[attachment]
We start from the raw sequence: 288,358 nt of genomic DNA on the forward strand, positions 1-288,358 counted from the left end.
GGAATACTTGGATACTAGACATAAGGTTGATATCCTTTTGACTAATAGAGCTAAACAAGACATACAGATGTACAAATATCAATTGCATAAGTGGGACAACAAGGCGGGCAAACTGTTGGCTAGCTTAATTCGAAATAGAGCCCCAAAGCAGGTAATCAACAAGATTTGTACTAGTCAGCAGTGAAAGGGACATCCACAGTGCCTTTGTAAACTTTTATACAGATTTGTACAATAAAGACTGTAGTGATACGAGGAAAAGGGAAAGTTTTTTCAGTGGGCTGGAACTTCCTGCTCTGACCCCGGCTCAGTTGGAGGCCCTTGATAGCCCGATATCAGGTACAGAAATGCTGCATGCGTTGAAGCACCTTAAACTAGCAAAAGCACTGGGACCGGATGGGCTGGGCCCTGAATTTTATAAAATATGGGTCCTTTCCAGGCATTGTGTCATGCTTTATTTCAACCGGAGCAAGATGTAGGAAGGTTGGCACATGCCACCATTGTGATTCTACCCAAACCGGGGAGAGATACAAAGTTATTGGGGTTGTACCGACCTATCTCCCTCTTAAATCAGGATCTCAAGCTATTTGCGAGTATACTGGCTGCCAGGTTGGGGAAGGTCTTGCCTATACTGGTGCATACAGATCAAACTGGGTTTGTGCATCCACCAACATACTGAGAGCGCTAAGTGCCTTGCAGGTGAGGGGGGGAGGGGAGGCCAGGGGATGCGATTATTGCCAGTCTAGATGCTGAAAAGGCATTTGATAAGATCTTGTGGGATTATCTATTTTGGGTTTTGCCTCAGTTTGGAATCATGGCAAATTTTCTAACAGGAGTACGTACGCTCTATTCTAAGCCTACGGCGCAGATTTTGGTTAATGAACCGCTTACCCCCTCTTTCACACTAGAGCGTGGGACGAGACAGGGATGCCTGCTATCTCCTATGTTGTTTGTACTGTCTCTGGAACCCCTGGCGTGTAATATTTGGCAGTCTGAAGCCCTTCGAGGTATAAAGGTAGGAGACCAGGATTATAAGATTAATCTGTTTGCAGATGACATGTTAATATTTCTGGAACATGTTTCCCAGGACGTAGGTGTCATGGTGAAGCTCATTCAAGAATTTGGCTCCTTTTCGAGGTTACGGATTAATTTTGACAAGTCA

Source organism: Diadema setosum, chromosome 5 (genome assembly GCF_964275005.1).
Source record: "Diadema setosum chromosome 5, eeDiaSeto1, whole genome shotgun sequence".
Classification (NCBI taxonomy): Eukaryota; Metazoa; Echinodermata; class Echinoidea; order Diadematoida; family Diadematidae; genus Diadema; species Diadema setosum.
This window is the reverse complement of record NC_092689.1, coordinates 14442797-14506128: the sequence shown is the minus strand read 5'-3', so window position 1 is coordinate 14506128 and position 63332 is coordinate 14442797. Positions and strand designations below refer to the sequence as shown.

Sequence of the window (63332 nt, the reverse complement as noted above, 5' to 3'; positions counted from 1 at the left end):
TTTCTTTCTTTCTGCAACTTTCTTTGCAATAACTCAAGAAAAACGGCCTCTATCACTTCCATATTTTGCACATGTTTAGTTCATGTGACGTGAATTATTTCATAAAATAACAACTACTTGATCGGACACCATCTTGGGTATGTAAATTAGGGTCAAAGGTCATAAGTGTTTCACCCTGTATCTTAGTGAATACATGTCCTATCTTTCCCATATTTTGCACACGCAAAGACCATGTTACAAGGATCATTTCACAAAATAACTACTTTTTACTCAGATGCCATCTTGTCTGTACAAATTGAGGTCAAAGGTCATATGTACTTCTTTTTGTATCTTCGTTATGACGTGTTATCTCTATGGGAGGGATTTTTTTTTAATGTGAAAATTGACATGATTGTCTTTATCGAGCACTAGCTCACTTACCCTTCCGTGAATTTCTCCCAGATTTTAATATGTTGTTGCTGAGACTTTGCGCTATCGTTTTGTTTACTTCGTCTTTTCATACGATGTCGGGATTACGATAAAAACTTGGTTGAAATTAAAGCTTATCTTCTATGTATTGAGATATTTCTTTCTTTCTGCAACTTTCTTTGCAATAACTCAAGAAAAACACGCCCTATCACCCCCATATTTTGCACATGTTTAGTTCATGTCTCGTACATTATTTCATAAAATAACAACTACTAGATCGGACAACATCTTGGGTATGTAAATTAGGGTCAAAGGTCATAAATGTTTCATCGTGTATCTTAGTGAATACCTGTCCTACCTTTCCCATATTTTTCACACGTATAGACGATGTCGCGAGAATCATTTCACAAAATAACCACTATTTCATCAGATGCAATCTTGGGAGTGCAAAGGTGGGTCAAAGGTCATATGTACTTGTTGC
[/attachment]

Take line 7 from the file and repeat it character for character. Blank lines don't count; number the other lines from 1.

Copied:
Sequence of the window (63332 nt, the reverse complement as noted above, 5' to 3'; positions counted from 1 at the left end):